From a security point of view, both Prime Minister Modi and President Putin strongly condemned terrorism in all of its forms and manifestations, and stressed that "there can be no justification whatsoever for any acts of terrorism, whether based upon ideological, religious, political, racial, ethnic or any other reasons."
The two leaders urged all countries and entities to "work sincerely to disrupt terrorist networks and their financing, and stop cross-border movement of terrorists".
They called for the "early conclusion of negotiations on the Comprehensive Convention on International Terrorism (CCIT) to strengthen the global counter-terrorism normative and legal framework to combat this scourge".
On the economic front, it was emphasized that both India and Russia complement each other in the energy sector, and a commitment was made to "strive to build an 'Energy Bridge' and expand bilateral relations in all areas of energy cooperation, including nuclear, hydrocarbon, hydel and renewable energy sources and in improving energy efficiency."
Emphasis was placed on cooperation in the peaceful uses of nuclear energy, which both Modi and Putting described as "one of the hallmarks of the strategic partnership between the two countries", and contributing to India's energy security and "energizing broader scientific and technological cooperation."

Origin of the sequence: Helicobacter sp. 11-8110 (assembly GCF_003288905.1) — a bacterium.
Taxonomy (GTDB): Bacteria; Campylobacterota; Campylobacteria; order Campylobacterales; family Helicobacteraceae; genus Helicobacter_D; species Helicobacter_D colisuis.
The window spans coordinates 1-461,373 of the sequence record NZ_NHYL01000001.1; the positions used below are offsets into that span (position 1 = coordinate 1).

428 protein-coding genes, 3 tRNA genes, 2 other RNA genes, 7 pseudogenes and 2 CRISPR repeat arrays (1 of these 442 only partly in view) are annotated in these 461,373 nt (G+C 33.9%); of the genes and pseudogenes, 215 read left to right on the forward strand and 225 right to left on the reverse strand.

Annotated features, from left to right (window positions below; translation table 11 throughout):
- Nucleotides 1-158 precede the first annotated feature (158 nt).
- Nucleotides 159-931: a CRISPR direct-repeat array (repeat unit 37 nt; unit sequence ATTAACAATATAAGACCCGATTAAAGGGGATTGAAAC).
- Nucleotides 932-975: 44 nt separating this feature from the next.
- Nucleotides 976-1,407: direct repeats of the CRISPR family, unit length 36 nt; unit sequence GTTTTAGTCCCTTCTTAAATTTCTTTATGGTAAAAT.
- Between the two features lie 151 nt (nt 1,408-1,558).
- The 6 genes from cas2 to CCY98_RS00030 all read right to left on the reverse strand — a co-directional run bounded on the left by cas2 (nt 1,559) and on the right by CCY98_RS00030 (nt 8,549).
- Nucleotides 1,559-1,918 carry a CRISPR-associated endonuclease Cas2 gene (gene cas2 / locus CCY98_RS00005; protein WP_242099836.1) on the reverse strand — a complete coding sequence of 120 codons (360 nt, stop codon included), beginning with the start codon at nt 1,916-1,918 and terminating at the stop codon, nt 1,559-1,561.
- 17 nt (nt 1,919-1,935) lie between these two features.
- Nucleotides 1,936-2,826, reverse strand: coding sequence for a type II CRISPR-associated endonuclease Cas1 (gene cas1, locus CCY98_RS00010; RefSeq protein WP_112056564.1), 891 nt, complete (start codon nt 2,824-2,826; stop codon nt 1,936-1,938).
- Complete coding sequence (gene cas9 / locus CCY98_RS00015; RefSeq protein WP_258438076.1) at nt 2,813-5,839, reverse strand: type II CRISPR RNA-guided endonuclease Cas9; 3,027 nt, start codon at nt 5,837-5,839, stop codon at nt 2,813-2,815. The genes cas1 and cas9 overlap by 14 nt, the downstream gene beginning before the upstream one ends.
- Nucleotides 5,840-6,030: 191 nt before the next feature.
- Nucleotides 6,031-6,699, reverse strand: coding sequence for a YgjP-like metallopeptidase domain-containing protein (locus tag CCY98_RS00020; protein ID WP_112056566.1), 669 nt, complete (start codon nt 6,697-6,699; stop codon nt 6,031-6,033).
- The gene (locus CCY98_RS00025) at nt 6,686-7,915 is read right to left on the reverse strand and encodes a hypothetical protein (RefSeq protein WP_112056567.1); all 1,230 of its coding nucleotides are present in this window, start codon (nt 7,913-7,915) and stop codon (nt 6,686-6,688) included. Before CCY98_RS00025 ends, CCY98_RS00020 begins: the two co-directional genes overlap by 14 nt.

There was an acknowledgement from both sides of the steady and demonstrable achievements of the civil nuclear partnership, including the advancement of nuclear power projects in Kudankulam, Tamil Nadu, transforming the site into one of India's largest energy hubs.
Both sides welcomed the conclusion of the general framework agreement and credit protocol for Units 5 and 6 of the Kudankulam Nuclear Power Plant.
It was projected that the growing nuclear power partnership between India and Russia would offer opportunities for developing advanced nuclear manufacturing capabilities in India in line with its 'Make in India' initiative and joint projects, which would be launched on exploration and exploitation of hydrocarbons in the Arctic Shelf of Russia.
Major economic objectives were announced, including expanding trade and investment; diversification of trade in goods and services; increasing the share of high-technology products, fostering industrial cooperation, improving the environment for entrepreneurship and investments and developing cooperation in banking and financial matters.
A commitment was made to build an effective infrastructure for the International North-South Transport Corridor, as also for the implementation of the Green Corridor.
In the maritime sector, Russia was approached and it agreed to offer its shipbuilding and river navigation prowess, and desalination technologies for developing joint projects through transfers of technology, as also to share its experiences with India on developing inland waterways, river embankments, ports and cargo containers.
In the railway sector, it was agreed that negotiations would take place for the establishment of high speed railways, dedicated freight corridors and application of newer technologies for efficient rail transport.